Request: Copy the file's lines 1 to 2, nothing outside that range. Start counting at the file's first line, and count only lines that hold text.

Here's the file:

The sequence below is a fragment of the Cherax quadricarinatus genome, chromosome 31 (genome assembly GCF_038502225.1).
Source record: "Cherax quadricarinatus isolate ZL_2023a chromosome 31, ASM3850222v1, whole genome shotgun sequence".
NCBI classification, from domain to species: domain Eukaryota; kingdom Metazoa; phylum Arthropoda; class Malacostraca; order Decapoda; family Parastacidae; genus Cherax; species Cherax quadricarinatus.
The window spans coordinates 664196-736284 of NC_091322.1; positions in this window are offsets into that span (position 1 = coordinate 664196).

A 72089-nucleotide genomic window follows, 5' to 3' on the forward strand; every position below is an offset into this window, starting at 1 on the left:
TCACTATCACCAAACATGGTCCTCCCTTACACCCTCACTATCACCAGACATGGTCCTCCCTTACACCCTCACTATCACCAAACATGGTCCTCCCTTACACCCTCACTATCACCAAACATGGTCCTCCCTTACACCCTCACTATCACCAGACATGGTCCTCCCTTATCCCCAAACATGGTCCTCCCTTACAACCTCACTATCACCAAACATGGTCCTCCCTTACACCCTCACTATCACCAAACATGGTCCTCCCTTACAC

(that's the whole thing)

The sequence below is a fragment of the Cherax quadricarinatus genome, chromosome 31 (genome assembly GCF_038502225.1).
Source record: "Cherax quadricarinatus isolate ZL_2023a chromosome 31, ASM3850222v1, whole genome shotgun sequence".